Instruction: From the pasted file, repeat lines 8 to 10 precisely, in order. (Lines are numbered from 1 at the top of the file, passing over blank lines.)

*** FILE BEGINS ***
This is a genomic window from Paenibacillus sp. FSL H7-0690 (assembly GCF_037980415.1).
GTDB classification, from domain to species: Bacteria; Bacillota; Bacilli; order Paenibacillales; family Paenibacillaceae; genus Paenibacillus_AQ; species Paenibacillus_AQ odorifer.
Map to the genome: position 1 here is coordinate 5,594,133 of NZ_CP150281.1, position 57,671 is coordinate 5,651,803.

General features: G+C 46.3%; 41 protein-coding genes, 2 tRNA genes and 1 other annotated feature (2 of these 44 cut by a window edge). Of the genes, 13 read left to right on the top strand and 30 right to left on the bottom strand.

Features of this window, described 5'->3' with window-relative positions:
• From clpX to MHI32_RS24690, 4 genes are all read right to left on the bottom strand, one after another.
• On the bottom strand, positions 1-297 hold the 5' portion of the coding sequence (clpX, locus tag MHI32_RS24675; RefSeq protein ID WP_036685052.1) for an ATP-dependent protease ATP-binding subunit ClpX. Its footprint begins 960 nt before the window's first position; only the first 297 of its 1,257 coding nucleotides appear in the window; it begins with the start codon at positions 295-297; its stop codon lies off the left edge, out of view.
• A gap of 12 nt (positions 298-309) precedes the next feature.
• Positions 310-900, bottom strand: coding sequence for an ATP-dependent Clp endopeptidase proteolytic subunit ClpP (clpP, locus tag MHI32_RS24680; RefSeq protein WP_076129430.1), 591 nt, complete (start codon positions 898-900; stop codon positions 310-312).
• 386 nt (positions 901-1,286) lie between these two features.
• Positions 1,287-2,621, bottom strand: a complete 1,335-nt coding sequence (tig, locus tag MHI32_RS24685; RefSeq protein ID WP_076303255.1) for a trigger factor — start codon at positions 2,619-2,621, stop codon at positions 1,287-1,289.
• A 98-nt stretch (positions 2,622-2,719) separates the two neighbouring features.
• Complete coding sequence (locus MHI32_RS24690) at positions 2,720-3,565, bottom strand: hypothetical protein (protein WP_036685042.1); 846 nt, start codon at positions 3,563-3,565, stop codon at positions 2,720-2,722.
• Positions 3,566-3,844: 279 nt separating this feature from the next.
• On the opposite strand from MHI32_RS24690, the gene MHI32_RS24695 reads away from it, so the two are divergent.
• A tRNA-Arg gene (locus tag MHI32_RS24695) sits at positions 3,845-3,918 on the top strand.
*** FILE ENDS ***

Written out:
• A gap of 12 nt (positions 298-309) precedes the next feature.
• Positions 310-900, bottom strand: coding sequence for an ATP-dependent Clp endopeptidase proteolytic subunit ClpP (clpP, locus tag MHI32_RS24680; RefSeq protein WP_076129430.1), 591 nt, complete (start codon positions 898-900; stop codon positions 310-312).
• 386 nt (positions 901-1,286) lie between these two features.